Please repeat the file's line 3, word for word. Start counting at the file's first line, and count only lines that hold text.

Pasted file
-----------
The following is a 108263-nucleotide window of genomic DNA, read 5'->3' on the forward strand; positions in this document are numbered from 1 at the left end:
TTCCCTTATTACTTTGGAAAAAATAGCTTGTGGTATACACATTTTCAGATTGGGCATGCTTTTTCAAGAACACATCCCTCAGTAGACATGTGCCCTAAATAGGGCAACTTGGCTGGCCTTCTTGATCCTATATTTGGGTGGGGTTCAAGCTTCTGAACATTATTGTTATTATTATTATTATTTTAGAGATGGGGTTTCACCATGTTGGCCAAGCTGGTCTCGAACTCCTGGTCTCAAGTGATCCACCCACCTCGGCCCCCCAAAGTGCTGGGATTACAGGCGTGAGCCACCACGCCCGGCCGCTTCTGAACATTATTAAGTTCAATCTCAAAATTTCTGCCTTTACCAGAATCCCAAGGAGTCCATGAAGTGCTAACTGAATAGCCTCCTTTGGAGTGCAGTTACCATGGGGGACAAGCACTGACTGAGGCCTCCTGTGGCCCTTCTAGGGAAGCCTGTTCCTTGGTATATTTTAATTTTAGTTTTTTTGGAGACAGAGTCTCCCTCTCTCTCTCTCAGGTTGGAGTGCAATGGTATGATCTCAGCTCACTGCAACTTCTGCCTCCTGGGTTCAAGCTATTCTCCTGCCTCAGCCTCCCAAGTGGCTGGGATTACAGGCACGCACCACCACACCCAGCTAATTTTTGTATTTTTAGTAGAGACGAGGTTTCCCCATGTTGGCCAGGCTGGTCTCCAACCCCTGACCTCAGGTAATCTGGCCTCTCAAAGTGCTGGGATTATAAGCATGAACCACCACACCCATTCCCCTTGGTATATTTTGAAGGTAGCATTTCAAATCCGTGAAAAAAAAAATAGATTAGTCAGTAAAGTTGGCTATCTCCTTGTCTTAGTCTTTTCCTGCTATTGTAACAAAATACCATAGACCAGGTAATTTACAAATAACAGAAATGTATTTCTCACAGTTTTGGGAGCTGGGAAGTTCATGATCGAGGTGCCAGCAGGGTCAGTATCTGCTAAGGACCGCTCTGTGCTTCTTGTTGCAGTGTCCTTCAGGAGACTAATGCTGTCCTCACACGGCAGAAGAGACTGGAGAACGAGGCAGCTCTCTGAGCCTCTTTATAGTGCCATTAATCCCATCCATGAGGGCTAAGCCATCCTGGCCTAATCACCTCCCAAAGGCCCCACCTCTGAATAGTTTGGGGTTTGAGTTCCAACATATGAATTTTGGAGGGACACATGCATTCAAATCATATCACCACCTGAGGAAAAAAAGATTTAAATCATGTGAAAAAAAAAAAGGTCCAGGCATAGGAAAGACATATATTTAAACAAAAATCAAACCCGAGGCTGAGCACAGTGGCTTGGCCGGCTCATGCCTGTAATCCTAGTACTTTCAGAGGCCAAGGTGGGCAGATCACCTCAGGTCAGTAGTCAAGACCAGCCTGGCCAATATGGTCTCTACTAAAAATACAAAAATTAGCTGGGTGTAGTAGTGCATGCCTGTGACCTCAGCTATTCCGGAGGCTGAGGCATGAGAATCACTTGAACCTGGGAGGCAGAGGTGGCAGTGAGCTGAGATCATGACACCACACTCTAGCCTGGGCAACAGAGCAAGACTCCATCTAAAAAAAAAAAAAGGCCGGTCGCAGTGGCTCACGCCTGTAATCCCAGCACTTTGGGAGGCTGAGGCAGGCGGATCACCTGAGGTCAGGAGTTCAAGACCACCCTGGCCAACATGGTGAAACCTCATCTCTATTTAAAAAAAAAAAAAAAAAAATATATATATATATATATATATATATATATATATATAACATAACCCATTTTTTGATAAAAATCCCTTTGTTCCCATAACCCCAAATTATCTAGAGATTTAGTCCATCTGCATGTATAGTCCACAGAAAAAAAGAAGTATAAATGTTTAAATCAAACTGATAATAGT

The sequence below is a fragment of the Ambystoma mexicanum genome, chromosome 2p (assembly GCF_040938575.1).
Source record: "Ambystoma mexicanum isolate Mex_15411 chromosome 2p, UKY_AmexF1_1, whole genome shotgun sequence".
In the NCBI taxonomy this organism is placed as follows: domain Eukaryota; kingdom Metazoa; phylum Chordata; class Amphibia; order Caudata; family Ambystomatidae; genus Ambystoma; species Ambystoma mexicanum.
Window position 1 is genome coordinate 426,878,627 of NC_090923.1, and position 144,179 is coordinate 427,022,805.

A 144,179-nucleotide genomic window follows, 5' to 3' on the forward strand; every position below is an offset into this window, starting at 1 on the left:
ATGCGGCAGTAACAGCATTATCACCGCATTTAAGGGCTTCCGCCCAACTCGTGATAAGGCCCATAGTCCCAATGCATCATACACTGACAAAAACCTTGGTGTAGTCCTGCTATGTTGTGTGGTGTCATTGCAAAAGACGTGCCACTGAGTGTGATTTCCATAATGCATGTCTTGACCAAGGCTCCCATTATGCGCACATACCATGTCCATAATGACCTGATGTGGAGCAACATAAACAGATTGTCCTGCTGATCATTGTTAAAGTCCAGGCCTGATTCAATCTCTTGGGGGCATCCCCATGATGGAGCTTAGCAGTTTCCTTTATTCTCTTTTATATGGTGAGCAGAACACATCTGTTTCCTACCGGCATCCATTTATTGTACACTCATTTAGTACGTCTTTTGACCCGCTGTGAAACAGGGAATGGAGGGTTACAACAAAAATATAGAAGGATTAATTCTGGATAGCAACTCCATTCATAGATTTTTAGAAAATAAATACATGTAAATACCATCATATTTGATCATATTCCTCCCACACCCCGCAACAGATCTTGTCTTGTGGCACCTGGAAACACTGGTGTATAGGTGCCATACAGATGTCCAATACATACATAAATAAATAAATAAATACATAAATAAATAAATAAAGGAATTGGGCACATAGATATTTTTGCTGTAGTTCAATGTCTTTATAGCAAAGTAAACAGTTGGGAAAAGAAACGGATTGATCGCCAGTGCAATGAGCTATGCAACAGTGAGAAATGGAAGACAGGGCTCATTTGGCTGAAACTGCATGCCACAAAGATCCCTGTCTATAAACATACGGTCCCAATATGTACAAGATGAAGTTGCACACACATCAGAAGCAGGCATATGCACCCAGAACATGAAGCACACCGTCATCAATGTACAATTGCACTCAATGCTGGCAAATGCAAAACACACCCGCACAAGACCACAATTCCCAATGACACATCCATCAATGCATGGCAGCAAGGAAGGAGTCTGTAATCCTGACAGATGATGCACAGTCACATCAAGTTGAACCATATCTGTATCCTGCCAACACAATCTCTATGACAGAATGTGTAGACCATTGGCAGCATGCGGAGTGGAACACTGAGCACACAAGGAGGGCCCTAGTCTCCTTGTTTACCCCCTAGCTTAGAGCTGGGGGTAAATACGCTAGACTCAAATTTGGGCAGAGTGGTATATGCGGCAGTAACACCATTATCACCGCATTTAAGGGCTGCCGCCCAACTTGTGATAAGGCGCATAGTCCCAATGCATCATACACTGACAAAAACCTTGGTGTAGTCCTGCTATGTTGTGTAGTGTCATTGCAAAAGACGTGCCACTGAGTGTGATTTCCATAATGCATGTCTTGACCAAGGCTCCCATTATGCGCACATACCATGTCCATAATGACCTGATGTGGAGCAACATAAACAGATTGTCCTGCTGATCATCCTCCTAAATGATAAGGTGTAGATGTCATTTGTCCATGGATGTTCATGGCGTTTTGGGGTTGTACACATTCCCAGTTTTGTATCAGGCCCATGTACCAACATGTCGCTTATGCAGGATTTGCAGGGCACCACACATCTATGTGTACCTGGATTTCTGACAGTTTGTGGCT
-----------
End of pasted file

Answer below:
The sequence below is a fragment of the Ambystoma mexicanum genome, chromosome 2p (assembly GCF_040938575.1).